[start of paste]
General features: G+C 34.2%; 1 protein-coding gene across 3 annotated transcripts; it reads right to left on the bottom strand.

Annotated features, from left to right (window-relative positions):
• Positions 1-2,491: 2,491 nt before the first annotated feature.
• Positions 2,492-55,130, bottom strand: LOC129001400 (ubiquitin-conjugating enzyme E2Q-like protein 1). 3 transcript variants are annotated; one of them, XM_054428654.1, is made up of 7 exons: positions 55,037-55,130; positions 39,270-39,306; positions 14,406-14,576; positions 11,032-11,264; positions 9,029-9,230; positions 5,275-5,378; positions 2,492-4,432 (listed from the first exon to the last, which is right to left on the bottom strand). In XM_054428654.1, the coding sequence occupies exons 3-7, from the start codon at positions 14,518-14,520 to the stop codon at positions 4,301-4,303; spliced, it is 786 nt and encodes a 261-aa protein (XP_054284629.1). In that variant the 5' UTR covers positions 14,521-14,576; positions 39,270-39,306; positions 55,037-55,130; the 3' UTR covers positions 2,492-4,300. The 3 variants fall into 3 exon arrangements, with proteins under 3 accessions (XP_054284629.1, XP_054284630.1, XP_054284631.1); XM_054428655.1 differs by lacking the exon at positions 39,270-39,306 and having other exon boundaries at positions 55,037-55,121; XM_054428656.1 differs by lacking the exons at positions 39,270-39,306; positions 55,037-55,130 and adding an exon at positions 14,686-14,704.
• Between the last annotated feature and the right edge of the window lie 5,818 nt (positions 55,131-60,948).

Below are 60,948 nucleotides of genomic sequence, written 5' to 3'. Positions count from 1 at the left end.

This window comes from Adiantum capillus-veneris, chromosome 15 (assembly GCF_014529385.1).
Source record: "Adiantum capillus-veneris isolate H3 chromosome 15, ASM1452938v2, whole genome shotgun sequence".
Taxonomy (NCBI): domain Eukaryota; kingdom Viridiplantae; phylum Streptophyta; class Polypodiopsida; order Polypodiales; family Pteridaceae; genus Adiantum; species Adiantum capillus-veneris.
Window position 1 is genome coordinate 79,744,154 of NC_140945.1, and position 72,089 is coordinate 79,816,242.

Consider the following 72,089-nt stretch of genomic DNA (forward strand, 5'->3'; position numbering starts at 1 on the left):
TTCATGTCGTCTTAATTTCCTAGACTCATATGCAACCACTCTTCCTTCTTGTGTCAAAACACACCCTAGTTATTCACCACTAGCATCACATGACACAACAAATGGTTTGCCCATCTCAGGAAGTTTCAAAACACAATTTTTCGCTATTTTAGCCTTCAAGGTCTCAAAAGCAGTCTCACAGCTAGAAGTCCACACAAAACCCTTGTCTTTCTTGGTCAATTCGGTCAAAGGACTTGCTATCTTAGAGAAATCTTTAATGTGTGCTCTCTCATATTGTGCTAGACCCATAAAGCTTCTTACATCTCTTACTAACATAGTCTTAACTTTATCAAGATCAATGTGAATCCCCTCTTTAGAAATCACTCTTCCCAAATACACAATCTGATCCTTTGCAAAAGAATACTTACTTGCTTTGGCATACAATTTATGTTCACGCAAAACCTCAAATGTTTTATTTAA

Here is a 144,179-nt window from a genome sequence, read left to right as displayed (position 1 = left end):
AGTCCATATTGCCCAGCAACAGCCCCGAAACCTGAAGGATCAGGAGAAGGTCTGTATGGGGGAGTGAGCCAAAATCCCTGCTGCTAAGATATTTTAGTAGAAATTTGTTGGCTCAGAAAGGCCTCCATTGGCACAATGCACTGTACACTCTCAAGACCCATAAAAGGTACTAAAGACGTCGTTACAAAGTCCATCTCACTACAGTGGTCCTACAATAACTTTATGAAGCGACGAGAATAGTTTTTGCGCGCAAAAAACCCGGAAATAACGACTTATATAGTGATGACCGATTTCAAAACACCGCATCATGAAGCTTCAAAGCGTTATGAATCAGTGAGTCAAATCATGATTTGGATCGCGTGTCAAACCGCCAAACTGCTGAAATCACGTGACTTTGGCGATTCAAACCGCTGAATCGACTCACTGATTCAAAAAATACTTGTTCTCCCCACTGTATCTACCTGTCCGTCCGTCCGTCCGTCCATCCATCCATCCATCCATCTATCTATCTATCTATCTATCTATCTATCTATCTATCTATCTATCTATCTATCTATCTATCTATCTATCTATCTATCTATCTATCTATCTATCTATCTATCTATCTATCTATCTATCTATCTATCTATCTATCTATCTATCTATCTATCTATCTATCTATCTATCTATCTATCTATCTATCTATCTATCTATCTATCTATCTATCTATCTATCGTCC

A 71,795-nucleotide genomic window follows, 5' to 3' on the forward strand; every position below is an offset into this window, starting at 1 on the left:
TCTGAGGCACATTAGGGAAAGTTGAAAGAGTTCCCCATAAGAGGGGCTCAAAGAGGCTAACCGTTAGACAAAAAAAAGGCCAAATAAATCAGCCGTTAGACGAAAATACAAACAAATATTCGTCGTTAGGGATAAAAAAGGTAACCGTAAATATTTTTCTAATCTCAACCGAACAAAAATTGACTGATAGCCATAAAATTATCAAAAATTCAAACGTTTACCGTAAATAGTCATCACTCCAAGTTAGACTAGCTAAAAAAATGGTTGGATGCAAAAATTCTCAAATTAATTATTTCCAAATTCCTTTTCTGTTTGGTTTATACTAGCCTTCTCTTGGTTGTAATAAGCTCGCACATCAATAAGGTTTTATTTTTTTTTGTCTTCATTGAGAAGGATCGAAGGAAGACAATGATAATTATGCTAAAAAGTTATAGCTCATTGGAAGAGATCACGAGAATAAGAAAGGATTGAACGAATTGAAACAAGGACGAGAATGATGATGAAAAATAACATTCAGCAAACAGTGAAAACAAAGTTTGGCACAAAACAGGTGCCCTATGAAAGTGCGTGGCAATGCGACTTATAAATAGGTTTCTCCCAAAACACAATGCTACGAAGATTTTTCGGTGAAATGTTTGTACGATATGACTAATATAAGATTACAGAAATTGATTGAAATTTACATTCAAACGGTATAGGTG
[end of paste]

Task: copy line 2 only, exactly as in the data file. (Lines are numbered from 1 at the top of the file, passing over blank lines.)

Annotated features, from left to right (window-relative positions):